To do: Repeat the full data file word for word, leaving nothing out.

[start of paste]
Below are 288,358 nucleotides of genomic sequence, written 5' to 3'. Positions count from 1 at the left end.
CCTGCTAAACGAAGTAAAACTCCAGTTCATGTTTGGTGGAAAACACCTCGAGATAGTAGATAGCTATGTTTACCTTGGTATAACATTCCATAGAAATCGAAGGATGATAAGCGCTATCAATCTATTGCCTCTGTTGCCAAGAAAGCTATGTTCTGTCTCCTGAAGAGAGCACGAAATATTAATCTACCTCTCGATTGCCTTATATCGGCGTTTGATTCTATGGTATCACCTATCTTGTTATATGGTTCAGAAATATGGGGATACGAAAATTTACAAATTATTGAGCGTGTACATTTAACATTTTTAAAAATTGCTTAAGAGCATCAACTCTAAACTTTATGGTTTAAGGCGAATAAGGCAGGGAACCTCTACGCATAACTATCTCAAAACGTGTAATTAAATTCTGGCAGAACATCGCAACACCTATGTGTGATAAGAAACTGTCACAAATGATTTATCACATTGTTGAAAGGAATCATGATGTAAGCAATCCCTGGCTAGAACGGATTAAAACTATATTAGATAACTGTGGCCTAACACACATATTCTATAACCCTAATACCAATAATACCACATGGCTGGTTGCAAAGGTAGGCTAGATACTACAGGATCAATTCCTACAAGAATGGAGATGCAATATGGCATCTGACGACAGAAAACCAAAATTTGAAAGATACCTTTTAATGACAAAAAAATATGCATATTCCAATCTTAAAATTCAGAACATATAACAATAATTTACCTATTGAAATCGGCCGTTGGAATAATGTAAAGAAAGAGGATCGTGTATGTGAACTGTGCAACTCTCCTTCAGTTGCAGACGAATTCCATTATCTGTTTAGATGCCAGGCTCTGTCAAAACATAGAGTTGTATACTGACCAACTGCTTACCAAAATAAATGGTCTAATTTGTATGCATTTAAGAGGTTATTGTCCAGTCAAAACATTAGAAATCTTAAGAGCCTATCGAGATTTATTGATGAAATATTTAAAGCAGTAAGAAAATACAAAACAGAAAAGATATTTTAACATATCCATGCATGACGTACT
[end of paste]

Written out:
Below are 288,358 nucleotides of genomic sequence, written 5' to 3'. Positions count from 1 at the left end.
CCTGCTAAACGAAGTAAAACTCCAGTTCATGTTTGGTGGAAAACACCTCGAGATAGTAGATAGCTATGTTTACCTTGGTATAACATTCCATAGAAATCGAAGGATGATAAGCGCTATCAATCTATTGCCTCTGTTGCCAAGAAAGCTATGTTCTGTCTCCTGAAGAGAGCACGAAATATTAATCTACCTCTCGATTGCCTTATATCGGCGTTTGATTCTATGGTATCACCTATCTTGTTATATGGTTCAGAAATATGGGGATACGAAAATTTACAAATTATTGAGCGTGTACATTTAACATTTTTAAAAATTGCTTAAGAGCATCAACTCTAAACTTTATGGTTTAAGGCGAATAAGGCAGGGAACCTCTACGCATAACTATCTCAAAACGTGTAATTAAATTCTGGCAGAACATCGCAACACCTATGTGTGATAAGAAACTGTCACAAATGATTTATCACATTGTTGAAAGGAATCATGATGTAAGCAATCCCTGGCTAGAACGGATTAAAACTATATTAGATAACTGTGGCCTAACACACATATTCTATAACCCTAATACCAATAATACCACATGGCTGGTTGCAAAGGTAGGCTAGATACTACAGGATCAATTCCTACAAGAATGGAGATGCAATATGGCATCTGACGACAGAAAACCAAAATTTGAAAGATACCTTTTAATGACAAAAAAATATGCATATTCCAATCTTAAAATTCAGAACATATAACAATAATTTACCTATTGAAATCGGCCGTTGGAATAATGTAAAGAAAGAGGATCGTGTATGTGAACTGTGCAACTCTCCTTCAGTTGCAGACGAATTCCATTATCTGTTTAGATGCCAGGCTCTGTCAAAACATAGAGTTGTATACTGACCAACTGCTTACCAAAATAAATGGTCTAATTTGTATGCATTTAAGAGGTTATTGTCCAGTCAAAACATTAGAAATCTTAAGAGCCTATCGAGATTTATTGATGAAATATTTAAAGCAGTAAGAAAATACAAAACAGAAAAGATATTTTAACATATCCATGCATGACGTACT